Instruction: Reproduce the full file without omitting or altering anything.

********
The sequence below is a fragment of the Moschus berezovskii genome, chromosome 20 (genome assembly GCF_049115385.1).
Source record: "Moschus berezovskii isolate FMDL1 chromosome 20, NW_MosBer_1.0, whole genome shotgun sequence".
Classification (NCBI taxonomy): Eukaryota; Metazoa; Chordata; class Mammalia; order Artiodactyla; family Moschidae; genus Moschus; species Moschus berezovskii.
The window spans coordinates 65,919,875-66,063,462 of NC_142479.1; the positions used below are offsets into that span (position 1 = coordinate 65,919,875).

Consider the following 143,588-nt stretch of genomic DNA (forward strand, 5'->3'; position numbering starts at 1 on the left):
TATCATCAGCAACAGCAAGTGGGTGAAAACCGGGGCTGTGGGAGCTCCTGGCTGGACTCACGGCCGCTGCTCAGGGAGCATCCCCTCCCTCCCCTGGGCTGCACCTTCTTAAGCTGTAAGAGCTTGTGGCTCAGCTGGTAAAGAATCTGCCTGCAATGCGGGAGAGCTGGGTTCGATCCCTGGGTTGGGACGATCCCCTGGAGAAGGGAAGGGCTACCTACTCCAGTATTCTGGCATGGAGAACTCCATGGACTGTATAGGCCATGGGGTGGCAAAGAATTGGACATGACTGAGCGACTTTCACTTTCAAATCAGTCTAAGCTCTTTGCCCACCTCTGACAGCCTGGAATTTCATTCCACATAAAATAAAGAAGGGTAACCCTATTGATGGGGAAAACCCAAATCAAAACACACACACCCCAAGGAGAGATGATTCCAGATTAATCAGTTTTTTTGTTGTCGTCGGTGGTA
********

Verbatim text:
The sequence below is a fragment of the Moschus berezovskii genome, chromosome 20 (genome assembly GCF_049115385.1).
Source record: "Moschus berezovskii isolate FMDL1 chromosome 20, NW_MosBer_1.0, whole genome shotgun sequence".
Classification (NCBI taxonomy): Eukaryota; Metazoa; Chordata; class Mammalia; order Artiodactyla; family Moschidae; genus Moschus; species Moschus berezovskii.
The window spans coordinates 65,919,875-66,063,462 of NC_142479.1; the positions used below are offsets into that span (position 1 = coordinate 65,919,875).

Consider the following 143,588-nt stretch of genomic DNA (forward strand, 5'->3'; position numbering starts at 1 on the left):
TATCATCAGCAACAGCAAGTGGGTGAAAACCGGGGCTGTGGGAGCTCCTGGCTGGACTCACGGCCGCTGCTCAGGGAGCATCCCCTCCCTCCCCTGGGCTGCACCTTCTTAAGCTGTAAGAGCTTGTGGCTCAGCTGGTAAAGAATCTGCCTGCAATGCGGGAGAGCTGGGTTCGATCCCTGGGTTGGGACGATCCCCTGGAGAAGGGAAGGGCTACCTACTCCAGTATTCTGGCATGGAGAACTCCATGGACTGTATAGGCCATGGGGTGGCAAAGAATTGGACATGACTGAGCGACTTTCACTTTCAAATCAGTCTAAGCTCTTTGCCCACCTCTGACAGCCTGGAATTTCATTCCACATAAAATAAAGAAGGGTAACCCTATTGATGGGGAAAACCCAAATCAAAACACACACACCCCAAGGAGAGATGATTCCAGATTAATCAGTTTTTTTGTTGTCGTCGGTGGTA